travels by places that look dimly familiar.
When the bus finally stops,
bunches of loud, laughing, pushing children migrate hastily toward the door.
The children disembark in an impenetrable tangle of thrashing heads and arms,
Dylan among them, confused but earnestly striving to be a good bus rider. There
are some adults by the side of the road. They greet the children, and in a
matter of seconds, the bus has departed, and everyone has moved away from the
Dylan's mother is not there. And as people walk out of sight,
chattering and swinging each other's hands, no one notices that one
five-year-old boy has been left standing alone. The boy does not even think
about calling after the people. He is too stunned, and besides, he does not
know them. He stands right there, for a long time, hoping that his mother will
appear. He looks like a tiny statue at the edge of the road, until a monstrous
truck, air horn blaring, zooms by just a few feet in front of him, causing him
to lurch sideways into some trees. He looks around at the wooded area, and
decides he had better hide there until his mother comes.
down under an elm, where he is concealed from the road by a small embankment.
He puts his legs out in front of him, and leans back against the tree. His new
backpack, which he still has on, cushions him a bit. He stares straight ahead,
and begins to tap his new sneakers together. He is scared, but he knows his
mother will come soon. He sits that way for about half an hour, the length of
one Quack Pack video, and then he thinks the unthinkable: maybe she is not
coming. As soon as this thought occurs to him, he feels clammy all over; his
stomach feels shaky, and he begins to cry.
Soon, the tears have turned
to desperate sobs. He cries convulsively for several minutes, until he is
gasping for breath. Then, he gets an idea. He inhales as deeply as he can,
stands up, and walks cautiously back to the roadside, where he looks around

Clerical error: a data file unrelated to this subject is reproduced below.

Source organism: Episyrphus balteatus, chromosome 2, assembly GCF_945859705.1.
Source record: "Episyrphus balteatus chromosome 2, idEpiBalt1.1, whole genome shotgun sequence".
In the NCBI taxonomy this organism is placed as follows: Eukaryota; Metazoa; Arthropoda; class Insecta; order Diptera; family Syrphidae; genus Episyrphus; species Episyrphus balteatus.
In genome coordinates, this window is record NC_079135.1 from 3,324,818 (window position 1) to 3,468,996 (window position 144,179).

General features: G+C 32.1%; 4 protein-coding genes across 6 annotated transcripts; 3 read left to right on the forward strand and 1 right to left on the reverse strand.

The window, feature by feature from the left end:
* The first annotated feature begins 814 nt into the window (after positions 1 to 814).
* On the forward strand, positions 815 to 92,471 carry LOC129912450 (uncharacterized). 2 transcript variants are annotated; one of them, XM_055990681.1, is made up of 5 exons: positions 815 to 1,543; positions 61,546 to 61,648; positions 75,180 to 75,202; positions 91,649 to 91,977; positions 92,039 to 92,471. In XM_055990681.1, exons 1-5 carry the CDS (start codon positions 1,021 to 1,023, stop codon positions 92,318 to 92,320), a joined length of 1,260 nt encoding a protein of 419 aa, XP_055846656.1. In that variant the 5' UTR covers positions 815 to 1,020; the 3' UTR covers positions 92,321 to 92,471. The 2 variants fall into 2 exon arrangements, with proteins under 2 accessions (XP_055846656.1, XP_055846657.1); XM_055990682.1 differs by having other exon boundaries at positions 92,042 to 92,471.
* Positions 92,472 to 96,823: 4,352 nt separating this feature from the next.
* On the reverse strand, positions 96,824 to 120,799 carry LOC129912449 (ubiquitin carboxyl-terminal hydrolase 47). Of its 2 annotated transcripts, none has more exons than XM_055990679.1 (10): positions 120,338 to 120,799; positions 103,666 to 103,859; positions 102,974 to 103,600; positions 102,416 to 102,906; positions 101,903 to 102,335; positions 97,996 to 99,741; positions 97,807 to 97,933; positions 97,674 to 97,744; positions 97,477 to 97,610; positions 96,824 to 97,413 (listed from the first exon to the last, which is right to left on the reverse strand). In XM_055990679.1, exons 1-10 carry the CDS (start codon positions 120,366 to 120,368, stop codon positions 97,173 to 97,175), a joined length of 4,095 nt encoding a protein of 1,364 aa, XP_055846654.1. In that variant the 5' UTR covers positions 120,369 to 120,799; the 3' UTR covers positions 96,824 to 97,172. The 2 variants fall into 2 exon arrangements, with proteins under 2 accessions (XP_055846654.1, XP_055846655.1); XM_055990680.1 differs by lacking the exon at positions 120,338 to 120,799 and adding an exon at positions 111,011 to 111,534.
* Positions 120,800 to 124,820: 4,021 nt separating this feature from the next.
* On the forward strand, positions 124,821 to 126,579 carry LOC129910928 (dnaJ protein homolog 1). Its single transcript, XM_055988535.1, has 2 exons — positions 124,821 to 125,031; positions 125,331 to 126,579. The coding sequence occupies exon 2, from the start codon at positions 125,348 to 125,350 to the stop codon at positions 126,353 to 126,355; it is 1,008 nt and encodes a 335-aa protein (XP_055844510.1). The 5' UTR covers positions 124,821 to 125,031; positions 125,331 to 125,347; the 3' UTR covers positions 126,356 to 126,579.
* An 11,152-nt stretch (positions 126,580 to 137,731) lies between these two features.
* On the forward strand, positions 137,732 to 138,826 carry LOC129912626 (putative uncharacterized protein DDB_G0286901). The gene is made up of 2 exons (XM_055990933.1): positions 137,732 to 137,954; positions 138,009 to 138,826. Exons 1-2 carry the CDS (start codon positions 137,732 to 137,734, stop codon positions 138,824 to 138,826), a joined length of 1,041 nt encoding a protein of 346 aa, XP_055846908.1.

briefly. He calls out, "Mommy!" and then, more emphatically, "Mommy!"
Dylan is about three quarters of a mile from his home, in a nice, safe
suburban neighborhood. As long as he stays out of the road, which he knows to
do, he is in no physical danger. Serene middleclass houses sit at the ends of
the driveways that join the street on both sides. Really, all that Dylan has to
do is go up one of the driveways and knock on a door, which in all likelihood
will be answered by a sympathetic adult who will quickly contact his mother.
But five-year-old Dylan does not know this. In his so far brief time on earth,
he has never knocked on a strange door. He has never even gone all alone to
someone else's house. And in his current panicked state, he does not even put
it together that the silent houses contain people at all. The houses are only
another aspect of what is impersonal and frightening all around him.
After shouting "Mommy" a few more times, he gives up and returns to his
tree behind the embankment. His pants are damp in back, from the ground he sits
on. He feels cold in the warm September afternoon, and he shivers. He whispers
"Mommy" once, and a few more tears leak onto his cheeks. But then he is quiet.
He sits quite still under the tree, as the enormity of his situation engulfs
him. He is lost. His mother is gone. He will never get to talk to her again. He
is never going home.
In this way, he remains for about another hour. He
begins to feel that the world is very far away, and he is just a teeny speck
floating somewhere in a fuzzy gray space. He wonders, in a detached sort of
way, whether he is going to die now. Finally, he does not feel anything, not
even cold and shivery. Still wearing his backpack, he curls up in a fetal
position on the ground, and, in his mind, completely disappears from himself
and his surroundings.
Another hour passes. Dylan is brought back to
himself when his mother dives to her knees by the tree, and grabs him up in her
arms. Some other grown-ups are there, also. Without emotion, Dylan says,
"Mommy?" His mother is sobbing and jubilant at the same time, and she does not
notice that Dylan is neither.
Someone drives Dylan, and his mother
home. They sit in the backseat, where his mother hugs and kisses him over and
over, and tells him that everything is okay. Dylan does not say anything. When
they get home, his mother places several emotional phone calls, and then she
makes some chicken noodle soup for Dylan. When he does not